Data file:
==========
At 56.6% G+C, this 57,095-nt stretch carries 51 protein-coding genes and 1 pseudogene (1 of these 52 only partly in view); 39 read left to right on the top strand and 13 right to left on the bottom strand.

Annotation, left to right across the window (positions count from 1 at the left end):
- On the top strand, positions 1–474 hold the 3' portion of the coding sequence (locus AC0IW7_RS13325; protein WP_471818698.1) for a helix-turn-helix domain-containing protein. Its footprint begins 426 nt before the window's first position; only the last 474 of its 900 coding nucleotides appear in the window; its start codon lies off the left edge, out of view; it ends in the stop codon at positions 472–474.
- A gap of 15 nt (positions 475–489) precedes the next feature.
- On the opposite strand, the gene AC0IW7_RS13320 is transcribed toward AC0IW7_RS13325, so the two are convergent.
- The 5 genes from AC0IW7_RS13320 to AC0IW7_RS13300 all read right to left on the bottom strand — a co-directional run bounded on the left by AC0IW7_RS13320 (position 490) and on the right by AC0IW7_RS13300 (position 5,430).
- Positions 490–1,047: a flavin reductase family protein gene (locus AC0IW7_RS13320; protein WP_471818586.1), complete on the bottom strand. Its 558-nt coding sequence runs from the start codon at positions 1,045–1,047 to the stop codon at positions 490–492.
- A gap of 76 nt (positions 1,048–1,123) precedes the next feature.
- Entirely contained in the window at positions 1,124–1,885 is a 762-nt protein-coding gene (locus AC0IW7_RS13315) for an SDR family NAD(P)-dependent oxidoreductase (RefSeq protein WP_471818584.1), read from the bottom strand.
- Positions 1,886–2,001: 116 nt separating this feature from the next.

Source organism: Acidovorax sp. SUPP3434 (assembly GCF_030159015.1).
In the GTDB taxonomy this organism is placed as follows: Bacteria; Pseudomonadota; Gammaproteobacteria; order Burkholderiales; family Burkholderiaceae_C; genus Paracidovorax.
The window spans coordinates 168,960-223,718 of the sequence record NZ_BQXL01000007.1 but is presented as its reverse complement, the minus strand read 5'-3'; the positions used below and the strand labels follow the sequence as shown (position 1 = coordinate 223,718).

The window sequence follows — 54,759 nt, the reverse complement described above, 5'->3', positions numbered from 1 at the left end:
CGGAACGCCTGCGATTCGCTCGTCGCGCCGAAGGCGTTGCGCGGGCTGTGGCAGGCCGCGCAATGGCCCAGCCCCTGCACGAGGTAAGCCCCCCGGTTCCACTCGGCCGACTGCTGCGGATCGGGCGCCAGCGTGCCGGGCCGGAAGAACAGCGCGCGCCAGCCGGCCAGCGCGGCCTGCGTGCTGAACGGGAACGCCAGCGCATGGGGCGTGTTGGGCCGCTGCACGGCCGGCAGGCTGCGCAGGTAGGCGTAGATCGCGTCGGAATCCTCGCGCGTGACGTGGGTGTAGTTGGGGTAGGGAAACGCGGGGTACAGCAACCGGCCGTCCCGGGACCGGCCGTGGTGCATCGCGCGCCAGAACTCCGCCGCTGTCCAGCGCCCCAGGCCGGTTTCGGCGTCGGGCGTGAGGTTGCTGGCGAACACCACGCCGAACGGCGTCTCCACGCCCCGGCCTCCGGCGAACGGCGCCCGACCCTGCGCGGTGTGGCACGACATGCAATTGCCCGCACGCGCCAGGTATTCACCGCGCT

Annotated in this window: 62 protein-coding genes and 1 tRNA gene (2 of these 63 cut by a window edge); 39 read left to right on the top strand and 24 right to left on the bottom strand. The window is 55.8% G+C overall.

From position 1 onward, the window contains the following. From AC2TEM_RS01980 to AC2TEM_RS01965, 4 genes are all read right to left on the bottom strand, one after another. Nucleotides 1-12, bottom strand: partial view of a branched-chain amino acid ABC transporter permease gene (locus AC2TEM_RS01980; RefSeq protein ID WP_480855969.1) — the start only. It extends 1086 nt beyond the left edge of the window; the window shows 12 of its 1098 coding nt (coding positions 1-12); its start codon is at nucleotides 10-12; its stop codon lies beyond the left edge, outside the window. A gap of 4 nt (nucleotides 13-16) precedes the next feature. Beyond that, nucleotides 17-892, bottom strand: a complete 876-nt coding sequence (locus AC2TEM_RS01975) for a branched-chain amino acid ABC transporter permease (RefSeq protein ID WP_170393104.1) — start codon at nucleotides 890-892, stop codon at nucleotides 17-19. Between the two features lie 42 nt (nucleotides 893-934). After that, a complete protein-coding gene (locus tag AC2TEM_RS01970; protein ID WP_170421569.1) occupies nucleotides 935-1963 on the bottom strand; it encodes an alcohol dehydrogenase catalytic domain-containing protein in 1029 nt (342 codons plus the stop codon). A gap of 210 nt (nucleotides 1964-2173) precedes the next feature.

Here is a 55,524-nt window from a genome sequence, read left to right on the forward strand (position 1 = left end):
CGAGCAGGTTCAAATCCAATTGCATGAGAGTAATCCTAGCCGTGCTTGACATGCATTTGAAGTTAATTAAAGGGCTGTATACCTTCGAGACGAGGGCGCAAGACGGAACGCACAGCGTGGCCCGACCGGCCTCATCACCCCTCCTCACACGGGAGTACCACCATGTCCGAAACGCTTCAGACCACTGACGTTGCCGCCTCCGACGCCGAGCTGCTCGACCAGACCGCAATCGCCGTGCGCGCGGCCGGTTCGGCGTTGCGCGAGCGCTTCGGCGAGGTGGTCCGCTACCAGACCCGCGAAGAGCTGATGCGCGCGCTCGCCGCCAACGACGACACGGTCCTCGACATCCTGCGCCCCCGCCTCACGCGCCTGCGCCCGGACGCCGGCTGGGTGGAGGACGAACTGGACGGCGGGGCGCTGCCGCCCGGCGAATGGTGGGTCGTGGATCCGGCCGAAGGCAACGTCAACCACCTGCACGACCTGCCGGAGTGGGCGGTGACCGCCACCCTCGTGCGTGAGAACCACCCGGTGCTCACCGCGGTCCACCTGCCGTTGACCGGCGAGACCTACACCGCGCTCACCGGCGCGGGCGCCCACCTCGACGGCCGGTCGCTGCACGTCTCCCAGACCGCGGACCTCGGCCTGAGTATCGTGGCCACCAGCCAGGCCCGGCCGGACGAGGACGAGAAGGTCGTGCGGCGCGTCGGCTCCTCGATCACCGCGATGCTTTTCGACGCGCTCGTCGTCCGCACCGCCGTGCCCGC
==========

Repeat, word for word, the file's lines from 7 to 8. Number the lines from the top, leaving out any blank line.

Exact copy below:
- Positions 490–1,047: a flavin reductase family protein gene (locus AC0IW7_RS13320; protein WP_471818586.1), complete on the bottom strand. Its 558-nt coding sequence runs from the start codon at positions 1,045–1,047 to the stop codon at positions 490–492.
- A gap of 76 nt (positions 1,048–1,123) precedes the next feature.